Education

Schools may not be segregated. In 1954, the U. S. Supreme Court ruled in Brown v. Board of Education that school segregation violated the constitutional rights of minority students. The holding applies to faculty and staff as well as the student body. States and school districts that refused to comply with Brown were ordered to implement integration by federal district courts. Forced integration, in the form of busing, is still in effect today in some places.

Brown does not apply to private educational institutions, which may admit or deny admission to students on the basis or race, ethnicity or religion. However, schools receiving any public funding or operating as part of a public agency must follow the law as set out in Brown.

Can a school refuse public funding to avoid the Brown holding?

Yes. No school is required to accept public funds.

Our use of cookies

We use necessary cookies to make our site work. We would also like to set some optional cookies. We won't set these optional cookies unless you enable them. Please choose whether this site may use optional cookies by selecting 'On' or 'Off' for each category below. Using this tool will set a cookie on your device to remember your preferences.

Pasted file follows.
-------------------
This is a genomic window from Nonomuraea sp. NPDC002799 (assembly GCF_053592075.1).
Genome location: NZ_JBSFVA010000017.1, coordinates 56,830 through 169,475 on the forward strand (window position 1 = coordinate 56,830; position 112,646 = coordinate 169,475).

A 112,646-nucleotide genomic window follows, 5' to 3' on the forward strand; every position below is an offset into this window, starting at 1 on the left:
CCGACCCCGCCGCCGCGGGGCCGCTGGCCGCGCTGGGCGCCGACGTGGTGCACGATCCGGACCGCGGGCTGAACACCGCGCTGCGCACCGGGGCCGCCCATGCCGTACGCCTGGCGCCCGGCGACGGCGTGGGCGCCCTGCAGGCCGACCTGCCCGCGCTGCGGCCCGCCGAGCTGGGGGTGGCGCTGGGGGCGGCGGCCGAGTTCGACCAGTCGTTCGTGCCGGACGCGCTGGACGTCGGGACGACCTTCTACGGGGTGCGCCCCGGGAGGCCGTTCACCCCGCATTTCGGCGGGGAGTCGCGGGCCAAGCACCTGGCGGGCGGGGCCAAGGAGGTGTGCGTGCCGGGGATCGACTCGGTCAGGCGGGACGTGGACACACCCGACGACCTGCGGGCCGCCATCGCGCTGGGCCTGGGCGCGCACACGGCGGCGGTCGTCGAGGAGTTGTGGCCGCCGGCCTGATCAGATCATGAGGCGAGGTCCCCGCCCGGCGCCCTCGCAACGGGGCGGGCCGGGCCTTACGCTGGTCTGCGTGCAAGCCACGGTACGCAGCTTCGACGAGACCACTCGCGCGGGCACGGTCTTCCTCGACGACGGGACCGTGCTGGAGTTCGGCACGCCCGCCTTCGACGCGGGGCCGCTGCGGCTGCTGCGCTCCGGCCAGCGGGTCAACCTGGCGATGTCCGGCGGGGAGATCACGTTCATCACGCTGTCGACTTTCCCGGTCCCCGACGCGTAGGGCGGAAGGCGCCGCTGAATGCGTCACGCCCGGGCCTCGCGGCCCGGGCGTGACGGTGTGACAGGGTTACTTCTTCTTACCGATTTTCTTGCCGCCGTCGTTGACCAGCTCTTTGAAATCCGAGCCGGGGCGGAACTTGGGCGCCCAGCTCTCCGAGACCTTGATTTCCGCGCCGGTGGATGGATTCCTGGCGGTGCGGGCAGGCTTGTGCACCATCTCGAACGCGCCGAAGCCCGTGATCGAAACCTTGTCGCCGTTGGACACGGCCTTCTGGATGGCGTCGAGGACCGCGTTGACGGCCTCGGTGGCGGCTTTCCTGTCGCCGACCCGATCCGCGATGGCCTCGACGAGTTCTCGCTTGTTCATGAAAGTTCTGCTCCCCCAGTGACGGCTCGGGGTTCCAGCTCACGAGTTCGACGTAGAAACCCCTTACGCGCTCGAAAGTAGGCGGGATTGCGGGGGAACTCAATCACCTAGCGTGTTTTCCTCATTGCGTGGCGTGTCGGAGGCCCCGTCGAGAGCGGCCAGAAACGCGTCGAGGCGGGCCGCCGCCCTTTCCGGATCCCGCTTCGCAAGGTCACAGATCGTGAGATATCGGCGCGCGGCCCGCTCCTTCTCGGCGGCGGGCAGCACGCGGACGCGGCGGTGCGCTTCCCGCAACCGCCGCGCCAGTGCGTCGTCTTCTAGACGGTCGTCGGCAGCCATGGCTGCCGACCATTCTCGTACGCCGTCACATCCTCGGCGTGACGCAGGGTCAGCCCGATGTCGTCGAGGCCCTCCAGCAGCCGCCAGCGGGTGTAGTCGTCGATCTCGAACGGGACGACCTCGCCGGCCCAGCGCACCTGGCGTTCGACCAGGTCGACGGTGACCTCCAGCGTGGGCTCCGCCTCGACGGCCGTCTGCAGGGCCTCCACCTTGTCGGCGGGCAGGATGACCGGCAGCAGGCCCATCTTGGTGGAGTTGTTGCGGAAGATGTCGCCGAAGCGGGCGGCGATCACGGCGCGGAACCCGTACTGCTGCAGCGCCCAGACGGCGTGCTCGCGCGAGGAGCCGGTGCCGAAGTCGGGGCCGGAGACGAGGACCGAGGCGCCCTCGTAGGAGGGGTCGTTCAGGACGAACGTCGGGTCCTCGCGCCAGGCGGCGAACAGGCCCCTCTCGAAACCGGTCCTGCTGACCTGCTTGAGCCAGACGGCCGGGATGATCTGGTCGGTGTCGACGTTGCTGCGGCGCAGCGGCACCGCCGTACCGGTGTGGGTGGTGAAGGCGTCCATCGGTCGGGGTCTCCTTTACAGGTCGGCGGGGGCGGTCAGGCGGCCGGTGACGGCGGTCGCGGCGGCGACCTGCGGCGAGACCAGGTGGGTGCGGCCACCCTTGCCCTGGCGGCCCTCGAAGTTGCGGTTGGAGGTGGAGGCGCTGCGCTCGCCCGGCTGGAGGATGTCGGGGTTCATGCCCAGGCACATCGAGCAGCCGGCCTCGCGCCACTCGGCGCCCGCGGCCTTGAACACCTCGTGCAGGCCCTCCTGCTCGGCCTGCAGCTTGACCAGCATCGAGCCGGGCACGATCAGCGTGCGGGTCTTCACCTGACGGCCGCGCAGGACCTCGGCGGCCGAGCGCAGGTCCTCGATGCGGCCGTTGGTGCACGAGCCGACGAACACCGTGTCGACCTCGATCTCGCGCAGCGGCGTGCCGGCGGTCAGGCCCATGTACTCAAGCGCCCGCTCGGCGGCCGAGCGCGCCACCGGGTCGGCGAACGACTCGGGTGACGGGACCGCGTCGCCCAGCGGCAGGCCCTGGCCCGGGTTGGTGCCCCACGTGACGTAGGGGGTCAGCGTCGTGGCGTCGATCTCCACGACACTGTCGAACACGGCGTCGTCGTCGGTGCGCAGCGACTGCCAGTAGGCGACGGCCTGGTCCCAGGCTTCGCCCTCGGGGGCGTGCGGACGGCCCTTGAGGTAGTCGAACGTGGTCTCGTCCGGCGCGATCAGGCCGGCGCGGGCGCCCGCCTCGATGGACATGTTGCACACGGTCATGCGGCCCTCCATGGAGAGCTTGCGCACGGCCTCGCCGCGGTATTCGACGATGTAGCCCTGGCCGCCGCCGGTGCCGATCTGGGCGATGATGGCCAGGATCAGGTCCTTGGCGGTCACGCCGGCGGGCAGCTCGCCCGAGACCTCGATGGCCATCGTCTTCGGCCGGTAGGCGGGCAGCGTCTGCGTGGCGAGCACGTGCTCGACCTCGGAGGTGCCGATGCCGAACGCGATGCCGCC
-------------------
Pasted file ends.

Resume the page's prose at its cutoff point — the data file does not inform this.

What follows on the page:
For more detailed information about the cookies we use, see our Cookie notice.

Necessary cookies

Necessary cookies enable core functionality such as security, network management, and accessibility. You may disable these by changing your browser settings, but this may affect how the website functions.

Performance cookies

We'd like to set cookies to help us to improve our website by collecting and reporting information on how you use it. For more information on these cookies, please see our Cookie notice. The cookies collect information in an anonymous form. Data is only used in aggregate.

Functionality cookies

We'd like to set cookies to provide you with a better customer experience. For more information on these cookies, please see our Cookie notice.